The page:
In the field of trade, it is high time multilateral negotiations translated into greater access for goods from developing countries into the more prosperous markets.
The ministers meeting in Doha have a heavy responsibility: to ensure that the new round of multilateral trade negotiations indeed turns out to be a "Development Round". To this end, it is crucial that priority be awarded to those issues most conducive to the dismantling of protectionist practices and barriers in developed countries.
Brazil has taken the lead in negotiations to ensure greater market access and better humanitarian conditions in the fight against diseases. We will seek to strike a balance between the requirements of patent rights and the imperative of providing care to those most in need.
We favor market practices and the protection of intellectual property, but not at the cost of human lives. This is a point that must be carefully defined: life must prevail over material interests.
The Bretton Woods institutions must be revamped if they are to respond to the challenges of the 21St century.
The IMF must be allotted greater resources so as to allow it to function as lender of last resort. For their part, the World Bank and regional banks must be given a more active part in fostering economic growth and development.
The volatility of international capital flows must be contained and the financial system made more predictable and less crisis-prone, as proposed by the G-20.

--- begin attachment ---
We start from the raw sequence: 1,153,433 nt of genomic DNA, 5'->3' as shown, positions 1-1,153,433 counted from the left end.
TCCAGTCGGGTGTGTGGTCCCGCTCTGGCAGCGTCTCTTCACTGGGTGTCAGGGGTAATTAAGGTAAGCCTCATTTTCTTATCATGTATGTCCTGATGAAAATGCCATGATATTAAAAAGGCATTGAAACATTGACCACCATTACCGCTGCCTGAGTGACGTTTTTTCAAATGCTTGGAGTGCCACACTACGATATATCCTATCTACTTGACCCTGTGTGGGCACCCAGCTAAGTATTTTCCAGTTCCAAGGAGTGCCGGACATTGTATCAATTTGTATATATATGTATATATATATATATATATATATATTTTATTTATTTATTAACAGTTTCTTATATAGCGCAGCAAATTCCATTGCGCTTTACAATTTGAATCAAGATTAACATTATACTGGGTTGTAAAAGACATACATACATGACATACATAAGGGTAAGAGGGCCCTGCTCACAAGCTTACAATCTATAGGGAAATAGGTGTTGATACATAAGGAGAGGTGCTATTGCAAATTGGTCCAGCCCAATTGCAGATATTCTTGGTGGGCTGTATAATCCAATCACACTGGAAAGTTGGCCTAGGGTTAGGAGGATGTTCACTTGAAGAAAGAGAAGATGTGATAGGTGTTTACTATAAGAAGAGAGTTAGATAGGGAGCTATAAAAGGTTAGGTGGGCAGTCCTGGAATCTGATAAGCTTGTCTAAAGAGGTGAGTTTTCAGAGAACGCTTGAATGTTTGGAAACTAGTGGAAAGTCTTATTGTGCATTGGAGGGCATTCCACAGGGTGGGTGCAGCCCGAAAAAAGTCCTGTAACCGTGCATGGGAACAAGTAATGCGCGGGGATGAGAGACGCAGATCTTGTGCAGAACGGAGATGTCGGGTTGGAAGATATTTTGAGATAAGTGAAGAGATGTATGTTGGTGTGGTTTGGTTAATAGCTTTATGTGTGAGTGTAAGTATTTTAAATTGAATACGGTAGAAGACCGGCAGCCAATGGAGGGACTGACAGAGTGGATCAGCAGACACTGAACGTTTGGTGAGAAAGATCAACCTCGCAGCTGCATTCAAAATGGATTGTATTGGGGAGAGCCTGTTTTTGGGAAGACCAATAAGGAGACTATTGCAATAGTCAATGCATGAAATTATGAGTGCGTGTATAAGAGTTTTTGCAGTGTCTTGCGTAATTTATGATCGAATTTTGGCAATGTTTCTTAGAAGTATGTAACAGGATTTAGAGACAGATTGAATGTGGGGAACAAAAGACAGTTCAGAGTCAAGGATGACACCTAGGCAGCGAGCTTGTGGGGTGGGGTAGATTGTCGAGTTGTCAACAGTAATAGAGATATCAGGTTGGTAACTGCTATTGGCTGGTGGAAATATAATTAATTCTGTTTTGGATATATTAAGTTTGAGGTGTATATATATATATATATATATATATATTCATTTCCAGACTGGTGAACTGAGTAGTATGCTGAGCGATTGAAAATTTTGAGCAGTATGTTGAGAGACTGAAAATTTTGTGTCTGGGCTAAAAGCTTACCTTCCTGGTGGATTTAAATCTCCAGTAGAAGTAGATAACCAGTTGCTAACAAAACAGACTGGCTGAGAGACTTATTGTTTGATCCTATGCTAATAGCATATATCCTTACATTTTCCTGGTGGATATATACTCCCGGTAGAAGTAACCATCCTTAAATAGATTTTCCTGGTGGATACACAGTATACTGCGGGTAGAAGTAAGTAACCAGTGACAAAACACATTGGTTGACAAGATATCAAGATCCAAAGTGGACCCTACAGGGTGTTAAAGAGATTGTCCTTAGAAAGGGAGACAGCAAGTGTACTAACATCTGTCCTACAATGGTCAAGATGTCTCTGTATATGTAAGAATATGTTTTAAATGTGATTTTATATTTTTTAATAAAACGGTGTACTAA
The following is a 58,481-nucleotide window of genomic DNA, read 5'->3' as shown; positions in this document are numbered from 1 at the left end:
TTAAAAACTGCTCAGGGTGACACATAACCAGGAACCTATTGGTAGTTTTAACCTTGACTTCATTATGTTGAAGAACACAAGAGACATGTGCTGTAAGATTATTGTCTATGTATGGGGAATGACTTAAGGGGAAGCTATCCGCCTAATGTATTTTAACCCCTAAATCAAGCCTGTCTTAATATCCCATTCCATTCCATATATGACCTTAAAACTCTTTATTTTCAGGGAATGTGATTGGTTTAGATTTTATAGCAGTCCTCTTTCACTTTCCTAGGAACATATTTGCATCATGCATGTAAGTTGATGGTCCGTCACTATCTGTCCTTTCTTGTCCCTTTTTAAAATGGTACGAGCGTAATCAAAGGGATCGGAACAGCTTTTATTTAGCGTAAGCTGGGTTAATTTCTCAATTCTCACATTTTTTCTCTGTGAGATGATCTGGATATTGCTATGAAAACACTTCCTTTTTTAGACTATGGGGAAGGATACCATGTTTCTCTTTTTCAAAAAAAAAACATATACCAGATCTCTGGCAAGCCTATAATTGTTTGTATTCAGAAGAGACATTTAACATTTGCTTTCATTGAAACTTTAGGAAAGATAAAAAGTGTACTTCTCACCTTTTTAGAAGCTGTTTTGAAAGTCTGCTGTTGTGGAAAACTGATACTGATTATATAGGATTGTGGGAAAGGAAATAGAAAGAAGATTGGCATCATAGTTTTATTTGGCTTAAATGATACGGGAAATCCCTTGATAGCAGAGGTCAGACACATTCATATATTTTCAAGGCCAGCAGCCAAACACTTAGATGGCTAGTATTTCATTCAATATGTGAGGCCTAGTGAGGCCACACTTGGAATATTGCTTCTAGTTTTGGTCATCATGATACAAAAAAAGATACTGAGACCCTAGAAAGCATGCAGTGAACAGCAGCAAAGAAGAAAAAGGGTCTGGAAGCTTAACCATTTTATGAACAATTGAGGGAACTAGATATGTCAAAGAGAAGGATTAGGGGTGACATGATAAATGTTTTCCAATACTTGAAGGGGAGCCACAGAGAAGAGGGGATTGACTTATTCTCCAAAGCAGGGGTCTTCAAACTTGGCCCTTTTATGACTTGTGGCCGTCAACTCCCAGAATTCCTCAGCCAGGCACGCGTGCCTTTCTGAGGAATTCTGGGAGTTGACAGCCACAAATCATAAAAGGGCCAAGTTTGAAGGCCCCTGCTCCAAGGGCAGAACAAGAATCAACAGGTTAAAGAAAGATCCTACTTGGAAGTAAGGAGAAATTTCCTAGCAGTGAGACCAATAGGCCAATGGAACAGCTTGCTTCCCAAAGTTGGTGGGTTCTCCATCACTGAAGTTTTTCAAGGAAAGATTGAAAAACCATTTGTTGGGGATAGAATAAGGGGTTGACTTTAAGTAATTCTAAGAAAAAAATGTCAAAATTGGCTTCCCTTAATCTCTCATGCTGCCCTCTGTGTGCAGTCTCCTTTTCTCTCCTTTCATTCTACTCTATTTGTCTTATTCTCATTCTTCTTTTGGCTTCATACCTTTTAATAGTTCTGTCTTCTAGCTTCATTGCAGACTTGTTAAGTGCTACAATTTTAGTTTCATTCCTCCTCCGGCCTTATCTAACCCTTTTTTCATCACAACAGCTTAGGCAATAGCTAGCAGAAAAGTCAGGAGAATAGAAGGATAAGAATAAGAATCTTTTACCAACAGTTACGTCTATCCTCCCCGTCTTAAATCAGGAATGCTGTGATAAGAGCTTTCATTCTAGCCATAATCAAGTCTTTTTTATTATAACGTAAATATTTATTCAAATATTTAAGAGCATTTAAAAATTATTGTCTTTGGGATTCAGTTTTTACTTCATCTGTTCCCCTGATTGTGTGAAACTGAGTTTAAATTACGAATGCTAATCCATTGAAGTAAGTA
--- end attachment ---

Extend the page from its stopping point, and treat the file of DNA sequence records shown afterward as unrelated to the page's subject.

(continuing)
Similarly, although measures such as the "Tobin Tax" present practical difficulties, it should be possible to look into better and less compulsory alternatives. I submit that these issues should be given special attention at the UN Conference on the Financing of Development, to be held next year in Monterrey.
We must also envisage practical forms of cooperation to alleviate the tragedy of AIDS, above all in Africa.
How long will the world remain indifferent to the plight of those who might yet be saved from disease, deprivation and exclusion?
The 20th century came to an end amid a growing sense of global citizenship and universally shared values.
Brazil is determined to forge ahead in this direction.
The International Criminal Court will be a historic victory for the cause of human rights.
The protection of the environment and sustainable development are equally pressing challenges of our time. The process of climate change has been scientifically ascertained as a fact, but it is not unstoppable.
What the future holds depends on what we do today, in particular as concerns the Kyoto Protocol. We must find the best way to implement it. It cannot be put aside.
Current events in this city and elsewhere clearly demonstrate the grave threat from weapons of mass destruction.
No matter the nature of the menace - bacteriological, such as anthrax, chemical or nuclear - there is no alternative to disarmament and non-proliferation.
It is an ethical imperative that science and technology must not be turned into a weapon in the hands of the irresponsible. This requires the active and legitimate involvement of the United Nations in the control, destruction and eradication of these arsenals.